New South Wales yesterday became the first jurisdiction in the world to turn on automated camera technology that detects if drivers are illegally using mobile phones. Around 10 fixed and portable cameras have been switched on around the state, with 45 cameras expected to be operational within the next four years.
The high-definition cameras, which are in both regional and metropolitan areas, operate around the clock taking pictures of the front seats of all vehicles to capture drivers using mobile phones. Artificial-intelligence technology will review the images to see if illegal phone use has occurred. Drivers aren't permitted to touch their handsets but they can use voice activation and Bluetooth to make phone calls.
For the first three months of the operation, warning letters will be sent to offending drivers (those caught by police will continue to be fined as usual). After that period, penalties will be enacted: drivers will receive a $344 fine ($457 in school zones) and five demerit points. During double-demerit periods, including public holidays, drivers will lose 10 points. (All drivers start with zero demerit points; once you reach 13 demerits you lose your licence.)
Transport for NSW says the state is the first jurisdiction in the world to have phone-detection cameras on the roads. They’ve been installed as part of the NSW Government’s aim to reduce road fatalities and serious injuries by 30 per cent by 2021, and to zero by 2056. Since 2012 there have been 13 deaths and 243 injuries directly linked to mobile phone usage while driving.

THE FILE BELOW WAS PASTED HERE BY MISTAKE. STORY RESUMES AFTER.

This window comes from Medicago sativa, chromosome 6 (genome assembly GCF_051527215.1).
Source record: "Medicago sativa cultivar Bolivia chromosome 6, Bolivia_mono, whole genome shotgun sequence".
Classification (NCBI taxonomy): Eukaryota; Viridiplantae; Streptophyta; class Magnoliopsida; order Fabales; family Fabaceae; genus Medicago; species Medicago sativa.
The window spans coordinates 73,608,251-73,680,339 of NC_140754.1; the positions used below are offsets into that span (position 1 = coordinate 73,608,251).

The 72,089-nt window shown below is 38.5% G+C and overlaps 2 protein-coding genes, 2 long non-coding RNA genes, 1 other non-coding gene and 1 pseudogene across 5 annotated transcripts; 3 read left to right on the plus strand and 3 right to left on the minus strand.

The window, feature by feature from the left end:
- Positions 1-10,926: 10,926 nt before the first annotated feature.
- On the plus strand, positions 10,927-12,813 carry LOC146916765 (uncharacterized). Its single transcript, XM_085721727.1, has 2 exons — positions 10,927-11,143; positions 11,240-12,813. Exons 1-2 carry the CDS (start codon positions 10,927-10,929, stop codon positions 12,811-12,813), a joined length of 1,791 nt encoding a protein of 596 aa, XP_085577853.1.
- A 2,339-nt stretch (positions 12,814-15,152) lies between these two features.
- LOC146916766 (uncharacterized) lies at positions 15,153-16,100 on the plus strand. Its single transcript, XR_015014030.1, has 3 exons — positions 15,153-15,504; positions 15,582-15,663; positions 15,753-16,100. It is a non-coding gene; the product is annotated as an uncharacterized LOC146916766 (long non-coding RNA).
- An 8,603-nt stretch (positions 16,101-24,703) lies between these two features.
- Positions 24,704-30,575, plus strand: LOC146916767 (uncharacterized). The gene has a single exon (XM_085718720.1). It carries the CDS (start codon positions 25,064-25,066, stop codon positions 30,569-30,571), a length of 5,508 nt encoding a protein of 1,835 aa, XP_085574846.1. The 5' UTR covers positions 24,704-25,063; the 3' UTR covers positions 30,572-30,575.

Researchers have found that using a mobile phone while driving increases the risk of crashing four-fold; texting increases those odds even further. During a pilot program, from January to June this year, more than 100,000 drivers were found to be using mobile phones illegally.
All money collected from phone-related fines will be put towards the Community Road Safety Fund, which contributes to initiatives such as road-safety education in schools, flashing lights in school zones, and infrastructure such as crash barriers and vehicle-activated signs on high-risk curves.